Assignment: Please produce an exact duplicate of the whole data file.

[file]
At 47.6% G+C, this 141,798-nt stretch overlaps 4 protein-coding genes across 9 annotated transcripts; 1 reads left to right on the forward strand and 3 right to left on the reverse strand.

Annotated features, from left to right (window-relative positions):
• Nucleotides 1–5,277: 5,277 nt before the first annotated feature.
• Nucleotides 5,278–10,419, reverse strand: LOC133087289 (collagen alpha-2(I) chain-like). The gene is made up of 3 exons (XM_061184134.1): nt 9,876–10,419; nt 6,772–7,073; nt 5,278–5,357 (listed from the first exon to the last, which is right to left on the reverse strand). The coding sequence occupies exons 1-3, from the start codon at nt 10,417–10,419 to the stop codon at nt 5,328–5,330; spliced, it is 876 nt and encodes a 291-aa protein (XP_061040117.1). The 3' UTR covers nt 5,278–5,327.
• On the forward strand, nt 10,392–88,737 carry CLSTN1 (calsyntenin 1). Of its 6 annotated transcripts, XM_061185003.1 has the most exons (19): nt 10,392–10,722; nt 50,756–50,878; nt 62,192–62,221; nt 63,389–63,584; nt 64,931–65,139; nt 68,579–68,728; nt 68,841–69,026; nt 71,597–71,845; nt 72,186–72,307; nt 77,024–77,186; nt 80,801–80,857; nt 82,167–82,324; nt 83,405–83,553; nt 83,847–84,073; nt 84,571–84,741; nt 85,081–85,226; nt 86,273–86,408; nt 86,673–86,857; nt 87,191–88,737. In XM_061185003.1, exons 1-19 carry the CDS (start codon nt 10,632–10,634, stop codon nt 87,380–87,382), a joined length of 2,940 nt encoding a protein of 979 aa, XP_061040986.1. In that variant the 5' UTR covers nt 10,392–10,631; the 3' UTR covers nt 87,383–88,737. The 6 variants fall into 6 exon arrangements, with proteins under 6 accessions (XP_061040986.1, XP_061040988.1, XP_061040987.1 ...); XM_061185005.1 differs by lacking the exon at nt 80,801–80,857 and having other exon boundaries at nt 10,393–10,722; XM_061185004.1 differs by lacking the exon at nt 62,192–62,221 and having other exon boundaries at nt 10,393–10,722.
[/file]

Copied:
At 47.6% G+C, this 141,798-nt stretch overlaps 4 protein-coding genes across 9 annotated transcripts; 1 reads left to right on the forward strand and 3 right to left on the reverse strand.

Annotated features, from left to right (window-relative positions):
• Nucleotides 1–5,277: 5,277 nt before the first annotated feature.
• Nucleotides 5,278–10,419, reverse strand: LOC133087289 (collagen alpha-2(I) chain-like). The gene is made up of 3 exons (XM_061184134.1): nt 9,876–10,419; nt 6,772–7,073; nt 5,278–5,357 (listed from the first exon to the last, which is right to left on the reverse strand). The coding sequence occupies exons 1-3, from the start codon at nt 10,417–10,419 to the stop codon at nt 5,328–5,330; spliced, it is 876 nt and encodes a 291-aa protein (XP_061040117.1). The 3' UTR covers nt 5,278–5,327.
• On the forward strand, nt 10,392–88,737 carry CLSTN1 (calsyntenin 1). Of its 6 annotated transcripts, XM_061185003.1 has the most exons (19): nt 10,392–10,722; nt 50,756–50,878; nt 62,192–62,221; nt 63,389–63,584; nt 64,931–65,139; nt 68,579–68,728; nt 68,841–69,026; nt 71,597–71,845; nt 72,186–72,307; nt 77,024–77,186; nt 80,801–80,857; nt 82,167–82,324; nt 83,405–83,553; nt 83,847–84,073; nt 84,571–84,741; nt 85,081–85,226; nt 86,273–86,408; nt 86,673–86,857; nt 87,191–88,737. In XM_061185003.1, exons 1-19 carry the CDS (start codon nt 10,632–10,634, stop codon nt 87,380–87,382), a joined length of 2,940 nt encoding a protein of 979 aa, XP_061040986.1. In that variant the 5' UTR covers nt 10,392–10,631; the 3' UTR covers nt 87,383–88,737. The 6 variants fall into 6 exon arrangements, with proteins under 6 accessions (XP_061040986.1, XP_061040988.1, XP_061040987.1 ...); XM_061185005.1 differs by lacking the exon at nt 80,801–80,857 and having other exon boundaries at nt 10,393–10,722; XM_061185004.1 differs by lacking the exon at nt 62,192–62,221 and having other exon boundaries at nt 10,393–10,722.